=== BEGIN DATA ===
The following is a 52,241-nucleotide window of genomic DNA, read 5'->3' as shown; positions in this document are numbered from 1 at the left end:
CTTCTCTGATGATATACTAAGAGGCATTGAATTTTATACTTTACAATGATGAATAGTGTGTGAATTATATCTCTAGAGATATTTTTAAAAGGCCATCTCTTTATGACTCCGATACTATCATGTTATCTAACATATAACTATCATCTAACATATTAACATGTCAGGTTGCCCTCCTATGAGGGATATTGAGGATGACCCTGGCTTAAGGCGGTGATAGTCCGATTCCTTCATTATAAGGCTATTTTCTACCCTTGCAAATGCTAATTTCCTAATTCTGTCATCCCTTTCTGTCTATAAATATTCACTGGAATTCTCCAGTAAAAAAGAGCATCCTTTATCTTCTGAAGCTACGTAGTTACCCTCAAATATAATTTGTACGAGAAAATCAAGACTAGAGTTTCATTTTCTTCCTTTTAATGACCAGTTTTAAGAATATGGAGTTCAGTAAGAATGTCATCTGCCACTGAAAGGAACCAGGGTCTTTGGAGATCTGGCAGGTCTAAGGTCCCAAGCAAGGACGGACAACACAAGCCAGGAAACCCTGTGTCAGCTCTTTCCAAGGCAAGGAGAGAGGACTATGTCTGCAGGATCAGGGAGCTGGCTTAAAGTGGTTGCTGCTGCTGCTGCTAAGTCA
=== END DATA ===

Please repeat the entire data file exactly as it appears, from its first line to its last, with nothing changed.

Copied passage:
The following is a 52,241-nucleotide window of genomic DNA, read 5'->3' as shown; positions in this document are numbered from 1 at the left end:
CTTCTCTGATGATATACTAAGAGGCATTGAATTTTATACTTTACAATGATGAATAGTGTGTGAATTATATCTCTAGAGATATTTTTAAAAGGCCATCTCTTTATGACTCCGATACTATCATGTTATCTAACATATAACTATCATCTAACATATTAACATGTCAGGTTGCCCTCCTATGAGGGATATTGAGGATGACCCTGGCTTAAGGCGGTGATAGTCCGATTCCTTCATTATAAGGCTATTTTCTACCCTTGCAAATGCTAATTTCCTAATTCTGTCATCCCTTTCTGTCTATAAATATTCACTGGAATTCTCCAGTAAAAAAGAGCATCCTTTATCTTCTGAAGCTACGTAGTTACCCTCAAATATAATTTGTACGAGAAAATCAAGACTAGAGTTTCATTTTCTTCCTTTTAATGACCAGTTTTAAGAATATGGAGTTCAGTAAGAATGTCATCTGCCACTGAAAGGAACCAGGGTCTTTGGAGATCTGGCAGGTCTAAGGTCCCAAGCAAGGACGGACAACACAAGCCAGGAAACCCTGTGTCAGCTCTTTCCAAGGCAAGGAGAGAGGACTATGTCTGCAGGATCAGGGAGCTGGCTTAAAGTGGTTGCTGCTGCTGCTGCTAAGTCA